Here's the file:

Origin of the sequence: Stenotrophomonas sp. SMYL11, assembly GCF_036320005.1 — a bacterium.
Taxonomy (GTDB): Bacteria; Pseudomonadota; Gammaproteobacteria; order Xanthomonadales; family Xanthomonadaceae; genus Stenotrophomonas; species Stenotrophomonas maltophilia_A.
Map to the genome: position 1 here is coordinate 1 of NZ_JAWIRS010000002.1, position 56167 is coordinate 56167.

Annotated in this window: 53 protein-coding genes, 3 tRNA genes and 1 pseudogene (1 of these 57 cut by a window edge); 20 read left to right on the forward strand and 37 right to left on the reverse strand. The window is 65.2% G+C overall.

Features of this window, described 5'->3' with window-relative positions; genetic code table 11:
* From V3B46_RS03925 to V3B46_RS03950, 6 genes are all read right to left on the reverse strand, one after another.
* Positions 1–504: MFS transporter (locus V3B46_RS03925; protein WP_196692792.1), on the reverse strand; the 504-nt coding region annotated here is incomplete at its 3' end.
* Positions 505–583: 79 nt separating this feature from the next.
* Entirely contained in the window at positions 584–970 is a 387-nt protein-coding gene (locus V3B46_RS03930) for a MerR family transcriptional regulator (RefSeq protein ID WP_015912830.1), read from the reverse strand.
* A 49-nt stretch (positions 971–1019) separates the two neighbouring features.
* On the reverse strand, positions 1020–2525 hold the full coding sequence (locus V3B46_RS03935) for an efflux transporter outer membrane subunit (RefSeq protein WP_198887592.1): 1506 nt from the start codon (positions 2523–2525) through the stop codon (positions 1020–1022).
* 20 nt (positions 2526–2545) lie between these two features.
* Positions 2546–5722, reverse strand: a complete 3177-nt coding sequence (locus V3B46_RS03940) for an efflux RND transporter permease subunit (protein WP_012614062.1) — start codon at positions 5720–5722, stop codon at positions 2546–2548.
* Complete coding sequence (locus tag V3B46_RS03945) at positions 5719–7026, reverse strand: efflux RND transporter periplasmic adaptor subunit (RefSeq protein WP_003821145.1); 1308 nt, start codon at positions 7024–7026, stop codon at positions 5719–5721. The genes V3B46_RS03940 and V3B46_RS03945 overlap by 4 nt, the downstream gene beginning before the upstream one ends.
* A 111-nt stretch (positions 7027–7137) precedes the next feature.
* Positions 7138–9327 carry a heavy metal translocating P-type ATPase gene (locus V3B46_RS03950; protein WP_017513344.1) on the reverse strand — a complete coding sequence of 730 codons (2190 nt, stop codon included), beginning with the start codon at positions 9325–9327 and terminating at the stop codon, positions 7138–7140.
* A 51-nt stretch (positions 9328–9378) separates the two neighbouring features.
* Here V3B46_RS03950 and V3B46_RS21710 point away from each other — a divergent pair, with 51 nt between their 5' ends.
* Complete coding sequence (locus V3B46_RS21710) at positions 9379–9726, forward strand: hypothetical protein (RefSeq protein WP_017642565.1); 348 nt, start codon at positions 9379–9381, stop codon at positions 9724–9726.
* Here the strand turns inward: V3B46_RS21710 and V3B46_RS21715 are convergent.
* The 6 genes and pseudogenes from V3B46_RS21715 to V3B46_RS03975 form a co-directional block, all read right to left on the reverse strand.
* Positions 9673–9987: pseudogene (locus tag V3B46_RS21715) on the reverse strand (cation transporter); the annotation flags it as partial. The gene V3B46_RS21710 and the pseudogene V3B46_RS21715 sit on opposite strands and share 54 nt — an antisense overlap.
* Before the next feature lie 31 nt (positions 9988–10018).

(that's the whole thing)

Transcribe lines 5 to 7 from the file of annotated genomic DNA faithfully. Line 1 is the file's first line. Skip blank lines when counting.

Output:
Features of this window, described 5'->3' with window-relative positions; genetic code table 11:
* From V3B46_RS03925 to V3B46_RS03950, 6 genes are all read right to left on the reverse strand, one after another.
* Positions 1–504: MFS transporter (locus V3B46_RS03925; protein WP_196692792.1), on the reverse strand; the 504-nt coding region annotated here is incomplete at its 3' end.